self-employed – adjective | self–em·ployed | \-im-ˈplȯid\

: : earning income from your own business or profession rather than by working for someone else


A year ago, I left the security of a job and a paycheck and employer-sponsored insurance. I gave two months notice, and nearly wore myself into the ground trying to document and train on all my duties. On my last day at the office, there were treats and gifts and see-you-laters.

Then, two weeks later, I was back. My former employer hired me as a freelancer. Shortly after that, another organization I was already contracting with expanded my duties. Friends and acquaintances heard I was now freelancing, and soon I was editing books and taking on web content projects. Not to mention finishing up my own book with Ann Kroeker, followed shortly after with a book launch, speaking engagements, workshop teaching, and more. Last fall, I legally organized my business as an LLC and applied for a federal tax identification number. I even got my own checking account.

Steve and I had saved money and prepared for a hit to our income when I resigned from my job. I expected to have a few months of down time to prepare and plan my new business. Instead, I hit the ground running, earning back my income and more, and at the one-year mark of being totally self-employed, I’m just now getting around to taking the time to figure out what I want to do.

So, I’m giving myself an annual review. The boys and I always tease about how my boss treats me (that’s me, by the way, in case you missed it. I’m my own boss!), but maybe, just maybe, she’ll have something nice to say about the work I’ve done this year. So, as I take this opportunity to reflect back on a year of being self-employed, here are three things I’ve learned while working for myself this year.

  1. Sick time, vacation days, or personal time are called benefits for a reason. And if I ever have a job again that offers these, I promise I won’t take them for granted. Working for myself means when I’m not working, I’m not making any money. Which is actually okay based on the way we’ve planned things, but try telling that to my anxiety level, which shoots sky high anytime I need to take a day off.
  2. People who work at home don’t really work in their pajamas. Okay, so I did this once when I was working in bed, trying not to take a sick day. But other than that, I get up and get dressed every day. Now, it’s not like I wear a suit and put on lipstick, but I at least have on different clothes than the ones I slept in. And most days, I take a shower even.
  3. Being self-employed requires a lot of paperwork. You might not think someone who writes for a living would need many accounting or administrative skills. But you would be wrong. I spend several hours each week updating my to-do list, rearranging my calendar to squeeze in events, walking to the bank to deposit checks I receive, recording expenses, and filing away receipts. I’m constantly behind on correspondence, and I’ve developed ADD trying to keep my inbox clean. Oh, and did I mention I don’t get paid for all this administrative work?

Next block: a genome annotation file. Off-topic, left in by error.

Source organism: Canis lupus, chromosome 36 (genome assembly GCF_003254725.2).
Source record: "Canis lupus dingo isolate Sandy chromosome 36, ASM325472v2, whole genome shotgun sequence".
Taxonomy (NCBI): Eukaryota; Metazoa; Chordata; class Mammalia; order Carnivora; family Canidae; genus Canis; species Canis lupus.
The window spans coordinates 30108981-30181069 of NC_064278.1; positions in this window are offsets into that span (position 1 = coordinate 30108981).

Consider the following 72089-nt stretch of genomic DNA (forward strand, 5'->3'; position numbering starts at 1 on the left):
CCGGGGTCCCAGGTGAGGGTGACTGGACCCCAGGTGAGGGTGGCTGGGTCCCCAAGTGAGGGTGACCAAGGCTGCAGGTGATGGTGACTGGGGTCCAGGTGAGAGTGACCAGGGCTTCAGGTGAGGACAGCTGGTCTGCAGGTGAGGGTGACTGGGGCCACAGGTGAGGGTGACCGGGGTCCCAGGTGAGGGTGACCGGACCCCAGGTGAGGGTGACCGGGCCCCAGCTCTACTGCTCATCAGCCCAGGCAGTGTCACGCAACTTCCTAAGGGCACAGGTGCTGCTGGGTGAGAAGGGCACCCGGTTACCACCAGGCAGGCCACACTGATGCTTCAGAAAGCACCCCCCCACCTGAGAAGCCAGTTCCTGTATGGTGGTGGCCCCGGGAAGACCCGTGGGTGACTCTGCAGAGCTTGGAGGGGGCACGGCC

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It didn’t take long once I started working for myself to ask, “Why didn’t I do this sooner?” That’s a post for another day. But now that I’ve done it and have a whole year under my belt, I am more grateful than ever that it’s working. At least for now.

On a side note, I’m taking this annual opportunity to introduce a few changes to my business model and website.  Over the past year, I’ve been able to fine-tune what it is I do, and I hope these changes will help you know what that is, too. When you visit my website, you’ll notice a new logo and a new tagline to help people understand a little more about what I do. Also, I’ve developed a new web design to allow first time users and regular guests to find their way a little easier to what they are looking for. I still have a blog, portfolio, and events calendar. But now you can also find articles, services, and resources based on who YOU are. Are you a reader who’s interested in what I write as well as other good authors and books? Check out the Readers section. Are you a writer looking for resources and encouragement? There’s a Writers section for you. Or maybe you are a prospective client looking for someone to help you with writing, editing, content marketing, speaking, teaching, or coaching? Now there’s also a section for Potential Clients.

One thing has not changed in this first year, though. More than ever, I have a passion for bringing words to life.


What’s YOUR word of the week? Drop it into the comments section, or share it on this week’s Facebook post. If you post about your word on your blog, please slip the link into a comment below so I can stop by and join you.


Photo by Harsh Patel, via Flickr, used with permission under the Creative Commons. Definitions of my word of the week are from Merriam-Webster Dictionary Online.